Salesforce is also bringing Mulesoft, the integration company it bought for $6.5 billion in 2018 into the mix. Instead of processes like a mortgage approval workflow, the Mulesoft piece lets IT build complex integrations between applications across the enterprise, and the Salesforce family of products more easily.

To make it easier to build these workflows, Salesforce is announcing the Einstein Automate collection page available in AppExchange, the company’s application marketplace. The collection includes over 700 pre-built connectors so customers can grab and go as they build these workflows, and finally it’s updating the OmniStudio, their platform for generating customer experiences. As Salesforce describes it, “Included in OmniStudio is a suite of resources and no-code tools, including pre-built guided experiences, templates and more, allowing users to deploy digital-first experiences like licensing and permit applications quickly and with ease. ”

Per usual with Salesforce Dreamforce announcements, the Flow Orchestrator being announced today won’t be available in beta until next summer. The Mulesoft component will be available in early 2021, but the OmniStudio updates and the Einstein connections collection are available today.

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Virta Health’s behavioral diabetes treatment service is now worth over $1 billion

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A new $65 million investment led by the growth capital and public investment arm of Sequoia Capital will give Virta Health, a developer of a behavioral-focused diabetes treatment, a valuation of over $1 billion.

Virta’s approach, which uses a combination of approaches to change diet and exercise to reverse the presence of type 2 diabetes and other chronic metabolic conditions, has shown clinical success and attracted 100 health care payers to endorse the company’s treatments.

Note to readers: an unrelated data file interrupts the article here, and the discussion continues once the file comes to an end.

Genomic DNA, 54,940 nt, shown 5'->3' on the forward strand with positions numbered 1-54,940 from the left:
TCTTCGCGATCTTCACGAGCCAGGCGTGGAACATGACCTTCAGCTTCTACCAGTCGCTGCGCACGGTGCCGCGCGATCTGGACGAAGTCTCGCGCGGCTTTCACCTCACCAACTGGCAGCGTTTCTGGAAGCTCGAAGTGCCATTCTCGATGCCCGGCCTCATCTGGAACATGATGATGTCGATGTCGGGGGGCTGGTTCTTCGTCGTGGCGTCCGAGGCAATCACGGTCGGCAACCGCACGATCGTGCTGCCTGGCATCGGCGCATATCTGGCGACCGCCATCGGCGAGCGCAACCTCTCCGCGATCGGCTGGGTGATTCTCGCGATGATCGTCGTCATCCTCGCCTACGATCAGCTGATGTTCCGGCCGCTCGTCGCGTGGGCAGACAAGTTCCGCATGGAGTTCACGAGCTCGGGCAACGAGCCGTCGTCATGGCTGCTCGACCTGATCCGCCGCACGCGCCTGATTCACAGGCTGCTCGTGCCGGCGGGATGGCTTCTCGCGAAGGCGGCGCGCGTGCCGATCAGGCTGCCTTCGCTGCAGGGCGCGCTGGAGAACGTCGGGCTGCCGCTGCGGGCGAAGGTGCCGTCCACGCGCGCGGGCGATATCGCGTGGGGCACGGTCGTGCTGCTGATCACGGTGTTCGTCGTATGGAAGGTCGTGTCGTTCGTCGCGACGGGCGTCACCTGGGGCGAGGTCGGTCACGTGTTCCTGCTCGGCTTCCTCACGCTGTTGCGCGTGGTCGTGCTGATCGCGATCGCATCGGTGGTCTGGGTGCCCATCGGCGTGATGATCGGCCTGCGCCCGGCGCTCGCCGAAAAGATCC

“We partnered with Virta for their ability to deliver unmatched health improvement and cost savings—two clear differentiators from other offerings on the market,” said William Ashmore, CEO of the State Employees’ Insurance Board of Alabama, in a statement. “Especially amid the COVID-19 pandemic, it’s vital that we provide our members the life-changing results Virta is known for delivering, through expert, virtual care delivered right to their home.”

The company said it would use the funding to expand sales and marketing efforts for its services as well as expand its research and development into other non-pharmaceutical therapies for metabolic conditions.

The financing came from Sequoia Capital Global Equities and Caffeinated Capital and brings the company’s total funding to over $230 million and gives it a $1.1 billion valuation, according to a statement.

Alongside Sequoia Capital Global Equities, Caffeinated Capital participated in the round, which brings total funding to more than $230 million and values Virta Health at over $1.1 billion.

Diabetes has long been an attractive condition for startups and has been the first target that companies focused on behavior changes to influence metabolic conditions aim to address. The reason why there are so many diabetes-focused businesses is because of the prevalence of the disease in the U.S. Almost half of adults in the U.S. suffer from obesity, pre-diabetes, or type 2 diabetes and the disease kills thirty people every hour. Diabetes also doubles the risk of death from COVID-19 infections.

Beyond the risks, the costs of treatment are skyrocketing. According to data from the American Diabetes Association released in March 2018, the total costs of treating diagnosed diabetes have risen to $327 billion in 2017 from $245 billion in 2012, when the cost was last examined.

“Given the scope of the metabolic crisis in the U.S. and globally, it cannot be understated how game-changing Virta’s results and care delivery are,” said Patrick Fu, managing partner at Sequoia Capital Global Equities, in a statement. “Virta’s technology-driven, non-pharmaceutical approach has fundamentally changed how diabetes is cared for, and our collective belief in what is possible for population health improvement. This is the future of chronic disease care.”